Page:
A gourmet wine tour spotlighting Brunello di Montalcino & Bolgheri’s Super Tuscans
- Enjoy private, sit-down tastings at Tenuta San Guido (Sassicaia), Ornellaia, Biondi Santi, Casanova di Neri and more
- Visit the medieval towns of Montalcino, Bolgheri, and Castagneto Carducci
- Explore food and wine pairings during nightly wine dinners
If you’re really, really passionate about Italian wine and want an educational focus to your vacation, this Tuscan wine tour is for you. XTREME TUSCANY was designed as a parallel to XTREME PIEDMONT, which came about when the Society of Wine Educators asked us to organize a tour in Piedmont. “Something that really focused on the wine,” they said, skipping incidentals like cooking lessons, truffle hunts, and food fairs. Something for people who wanted to learn as much as possible about the region’s most important wines. We liked XTREME PIEDMONT so much that we’ve kept it on our calendar ever since and started XTREME TUSCANY the very next year. Both XTREME tours include an extra tasting or more per day, and both include some hard-to-get-into estates that we visit only on these tours.
XTREME TUSCANY starts in an area of Tuscany that most Americans never see: the Etruscan coast, also called the Maremma. For centuries, this was swamp land, and malaria kept settlers away or high up in the Apennine mountains, which skirt the coast. It wasn’t until Mussolini drained the swamps that it opened up to farmland. Gradually, the fields of strawberries and horse farms were supplanted by vineyards. And very good vineyards at that, which gave rise to the Super Tuscan juggernaut.
The story begins with the Marquis Mario Incisa della Rocchetta, whose wife inherited Tenuta San Guido and a tract of land called Sassicaia, named after the rocks, or sassi, pulled from the soil. He wanted to make an Italian cabernet, using French grapes under a Tuscan sun. The gravely soil on the Marquis’s properties reminded him of Grave, Bordeaux, another alluvial region close to the sea. In creating Sassicaia—an Italian wine using French varietals, nurtured in barrique, and intended for long aging—he created a revolution, not only in sleepy Bolgheri, but across the peninsula.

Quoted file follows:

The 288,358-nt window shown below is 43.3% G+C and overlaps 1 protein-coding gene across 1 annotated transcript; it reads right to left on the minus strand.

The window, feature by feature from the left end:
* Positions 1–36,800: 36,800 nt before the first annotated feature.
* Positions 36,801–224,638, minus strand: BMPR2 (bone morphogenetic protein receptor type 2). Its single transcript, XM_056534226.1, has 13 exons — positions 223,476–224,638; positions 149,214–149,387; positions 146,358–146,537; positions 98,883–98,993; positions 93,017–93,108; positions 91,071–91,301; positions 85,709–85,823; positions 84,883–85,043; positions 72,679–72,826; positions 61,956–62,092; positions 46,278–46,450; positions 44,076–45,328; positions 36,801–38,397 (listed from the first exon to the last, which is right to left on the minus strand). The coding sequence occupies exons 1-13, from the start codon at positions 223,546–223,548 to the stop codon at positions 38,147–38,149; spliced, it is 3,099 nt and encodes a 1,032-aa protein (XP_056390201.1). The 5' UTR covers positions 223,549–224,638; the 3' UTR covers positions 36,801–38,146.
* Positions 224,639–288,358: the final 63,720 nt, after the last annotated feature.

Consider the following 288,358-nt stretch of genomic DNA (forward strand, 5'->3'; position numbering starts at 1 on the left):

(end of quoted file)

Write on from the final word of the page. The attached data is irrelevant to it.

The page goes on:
Although Super Tuscans are now widespread, Bolgheri is where these wines truly excel. We’ll visit pioneers like Sassicaia, Ornellaia, Grattamacco, and Michele Satta, as well as newcomers like Petra, whose stunning architecture alone is worth a visit (by Swiss architecture Mario Botta).
The tour’s second part moves inland to a much older region: Montalcino, noted since the time of Charlemagne for its excellent reds. On our Brunello tour, too, we’ll visit pioneers and iconoclasts. We’ll do a barrel tasting at a boutique producer who will discuss the evolution of Brunello in botte. We’ll stop at Banfi, an American-owned estate whose clonal research in the 1980s and ’90s helped Brunello leap to the next level. We’ll visit Biondi Santi, where Brunello began in the 1880s; Casanova di Neri, whose Brunello cru have attained cult status; and Castello di Romitorio, populated with wonderful artwork by owner Sandro Chia, a leading figure in the international Neoexpressionist movement of the 1980s.
Join us in some of Tuscany’s most beautiful settings, and find out why Brunello reins supreme and what makes Super Tuscans so super.